While reading Rowan Williams’s The Lion’s World, I was reminded of A. N. Wilson’s conversion story. In his 2009 New Statesman article, Wilson recounts his journey back to faith on the basis of language.

Do materialists really think that language just “evolved”, like finches’ beaks, or have they simply never thought about the matter rationally? Where’s the evidence? How could it come about that human beings all agreed that particular grunts carried particular connotations? How could it have come about that groups of anthropoid apes developed the amazing morphological complexity of a single sentence, let alone the whole grammatical mystery which has engaged Chomsky and others in our lifetime and linguists for time out of mind? No, the existence of language is one of the many phenomena – of which love and music are the two strongest – which suggest that human beings are very much more than collections of meat. They convince me that we are spiritual beings, and that the religion of the incarnation, asserting that God made humanity in His image, and continually restores humanity in His image, is simply true. As a working blueprint for life, as a template against which to measure experience, it fits.

Wilson suggests an element of surprise upon discovering the peculiar character of language. Part of his journey back to faith was a movement away from analytical reason to the “grammatical mystery” of language. Or, as he puts it, “attractive and amusing as David Hume was, did he confront the complexities of human existence as deeply as his contemporary Samuel Johnson, and did I really find him as interesting?”

Surprise plays a key role in Lewis’s thought, so much so that witness and surprise go hand in hand. As Williams writes about Lewis’s method,

Sharing the good news is not so much a matter of telling people what they have never heard as of persuading them that there are things they haven’t heard when they think they have. Lewis repeatedly found, as did Dorothy Sayers, that they were dealing with a public who thought they knew what it was they were disbelieving when they announced their disbelief in Christian doctrine. The same situation is even more common today. It is not true that large numbers reject Christian faith – if by ‘reject’ we mean that they deliberately consider and then decide against it. They are imperceptibly shunted towards a position where the ‘default setting’ is a conviction that traditional Christianity has nothing much to be said for it. People who have settled down in this position are not likely to be much moved by argument; they need to be surprised into a realization that the have never actually reckoned with what Christianity is about (17).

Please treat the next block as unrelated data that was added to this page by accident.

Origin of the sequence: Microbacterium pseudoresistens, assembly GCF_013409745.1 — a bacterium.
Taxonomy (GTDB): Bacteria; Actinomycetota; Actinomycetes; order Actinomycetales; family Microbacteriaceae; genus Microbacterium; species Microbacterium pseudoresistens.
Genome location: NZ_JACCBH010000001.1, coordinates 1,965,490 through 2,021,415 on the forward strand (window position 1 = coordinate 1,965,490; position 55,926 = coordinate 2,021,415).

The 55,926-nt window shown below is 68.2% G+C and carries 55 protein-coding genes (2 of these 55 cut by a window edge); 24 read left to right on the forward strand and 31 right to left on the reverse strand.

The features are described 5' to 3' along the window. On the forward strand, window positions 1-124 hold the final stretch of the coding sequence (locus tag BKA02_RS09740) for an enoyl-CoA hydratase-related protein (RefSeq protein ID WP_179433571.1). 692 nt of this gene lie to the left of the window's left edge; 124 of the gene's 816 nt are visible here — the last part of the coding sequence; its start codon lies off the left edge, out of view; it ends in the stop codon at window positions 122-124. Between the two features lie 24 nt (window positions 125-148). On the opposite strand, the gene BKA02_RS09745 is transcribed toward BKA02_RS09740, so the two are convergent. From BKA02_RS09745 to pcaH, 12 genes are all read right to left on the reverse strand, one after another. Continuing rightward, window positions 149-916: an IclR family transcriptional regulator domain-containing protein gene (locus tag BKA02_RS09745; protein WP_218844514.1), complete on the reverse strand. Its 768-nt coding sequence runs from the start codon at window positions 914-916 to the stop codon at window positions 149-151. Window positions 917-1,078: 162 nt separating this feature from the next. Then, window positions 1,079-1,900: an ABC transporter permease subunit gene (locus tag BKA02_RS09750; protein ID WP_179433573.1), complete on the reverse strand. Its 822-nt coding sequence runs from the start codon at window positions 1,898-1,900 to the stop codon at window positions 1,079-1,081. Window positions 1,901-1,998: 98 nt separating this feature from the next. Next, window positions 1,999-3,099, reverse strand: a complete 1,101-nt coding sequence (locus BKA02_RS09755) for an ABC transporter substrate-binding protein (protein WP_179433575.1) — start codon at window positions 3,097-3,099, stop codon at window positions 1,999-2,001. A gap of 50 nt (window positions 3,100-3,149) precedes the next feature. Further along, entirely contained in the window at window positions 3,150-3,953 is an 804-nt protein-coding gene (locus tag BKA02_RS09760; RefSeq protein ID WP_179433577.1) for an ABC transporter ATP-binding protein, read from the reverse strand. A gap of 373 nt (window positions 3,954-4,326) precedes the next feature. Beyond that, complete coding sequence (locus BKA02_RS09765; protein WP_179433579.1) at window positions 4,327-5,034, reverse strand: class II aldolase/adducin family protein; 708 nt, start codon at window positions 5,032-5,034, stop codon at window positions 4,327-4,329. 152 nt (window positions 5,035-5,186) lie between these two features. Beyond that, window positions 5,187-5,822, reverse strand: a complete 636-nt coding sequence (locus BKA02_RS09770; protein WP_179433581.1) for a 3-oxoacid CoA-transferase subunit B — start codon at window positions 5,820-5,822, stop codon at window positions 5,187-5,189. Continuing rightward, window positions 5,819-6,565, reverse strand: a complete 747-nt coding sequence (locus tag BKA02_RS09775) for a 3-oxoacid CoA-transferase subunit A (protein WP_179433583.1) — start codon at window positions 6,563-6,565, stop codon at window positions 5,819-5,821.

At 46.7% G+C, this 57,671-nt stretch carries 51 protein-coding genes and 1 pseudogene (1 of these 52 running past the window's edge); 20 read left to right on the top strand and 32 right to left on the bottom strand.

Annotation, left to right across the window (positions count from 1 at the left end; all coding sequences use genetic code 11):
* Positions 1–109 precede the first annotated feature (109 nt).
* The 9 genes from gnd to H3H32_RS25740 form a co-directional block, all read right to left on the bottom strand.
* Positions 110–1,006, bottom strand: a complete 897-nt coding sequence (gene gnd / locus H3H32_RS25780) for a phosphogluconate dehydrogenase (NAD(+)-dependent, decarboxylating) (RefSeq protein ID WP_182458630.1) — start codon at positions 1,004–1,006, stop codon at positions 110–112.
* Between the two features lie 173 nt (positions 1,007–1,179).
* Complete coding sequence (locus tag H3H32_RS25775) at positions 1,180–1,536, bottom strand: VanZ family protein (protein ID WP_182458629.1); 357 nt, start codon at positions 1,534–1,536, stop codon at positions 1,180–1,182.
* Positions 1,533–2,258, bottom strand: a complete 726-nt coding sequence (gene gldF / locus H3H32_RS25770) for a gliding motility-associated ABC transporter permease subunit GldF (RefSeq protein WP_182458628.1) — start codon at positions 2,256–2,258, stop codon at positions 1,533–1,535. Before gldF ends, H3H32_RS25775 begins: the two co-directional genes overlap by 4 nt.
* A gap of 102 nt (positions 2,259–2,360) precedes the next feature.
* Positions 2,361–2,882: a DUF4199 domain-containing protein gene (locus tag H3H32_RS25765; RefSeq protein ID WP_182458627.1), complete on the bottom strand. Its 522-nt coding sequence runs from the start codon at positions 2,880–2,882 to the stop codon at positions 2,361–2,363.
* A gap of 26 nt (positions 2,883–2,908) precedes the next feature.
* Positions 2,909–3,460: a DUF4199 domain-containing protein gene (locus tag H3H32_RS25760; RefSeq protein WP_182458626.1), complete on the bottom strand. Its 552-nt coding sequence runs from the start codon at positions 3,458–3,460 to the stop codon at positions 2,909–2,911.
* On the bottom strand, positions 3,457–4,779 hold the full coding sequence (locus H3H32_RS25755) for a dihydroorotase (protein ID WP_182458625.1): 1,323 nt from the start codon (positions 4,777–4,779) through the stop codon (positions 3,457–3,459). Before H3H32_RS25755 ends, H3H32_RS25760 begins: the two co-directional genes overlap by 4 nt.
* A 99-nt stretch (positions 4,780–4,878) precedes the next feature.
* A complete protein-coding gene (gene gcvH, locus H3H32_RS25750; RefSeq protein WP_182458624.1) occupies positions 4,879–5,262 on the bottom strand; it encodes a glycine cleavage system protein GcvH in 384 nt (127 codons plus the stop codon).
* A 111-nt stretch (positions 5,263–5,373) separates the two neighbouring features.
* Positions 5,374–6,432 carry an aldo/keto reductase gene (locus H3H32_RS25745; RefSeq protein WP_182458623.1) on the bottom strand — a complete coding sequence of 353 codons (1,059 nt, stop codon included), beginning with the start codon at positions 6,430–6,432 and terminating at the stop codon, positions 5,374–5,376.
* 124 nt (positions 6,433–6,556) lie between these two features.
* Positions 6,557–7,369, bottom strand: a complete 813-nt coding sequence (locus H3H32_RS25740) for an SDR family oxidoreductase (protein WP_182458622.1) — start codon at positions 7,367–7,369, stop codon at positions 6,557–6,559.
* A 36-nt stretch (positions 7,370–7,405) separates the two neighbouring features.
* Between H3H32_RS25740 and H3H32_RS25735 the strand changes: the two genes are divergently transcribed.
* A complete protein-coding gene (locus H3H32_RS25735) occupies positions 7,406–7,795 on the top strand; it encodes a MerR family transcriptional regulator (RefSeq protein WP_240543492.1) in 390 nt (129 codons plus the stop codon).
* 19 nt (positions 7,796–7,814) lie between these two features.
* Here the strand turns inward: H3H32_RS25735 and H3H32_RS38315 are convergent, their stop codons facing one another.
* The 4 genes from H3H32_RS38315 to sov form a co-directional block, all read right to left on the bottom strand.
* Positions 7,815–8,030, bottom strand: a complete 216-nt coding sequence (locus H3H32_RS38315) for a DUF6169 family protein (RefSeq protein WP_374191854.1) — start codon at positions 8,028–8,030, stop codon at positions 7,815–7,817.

The irony here is that Lewis failed to capture Wilson’s imagination; in fact, Wilson credits Lewis with his conversation to atheism. It took something else to surprise Wilson, perhaps something more mysterious than a children’s story through a magical world. With no less a degree of childlike imagination, Wilson was surprised not only by language, but by the ultimate word, the rational principle of the cosmos – the logos made flesh.

 

 

 

 

 

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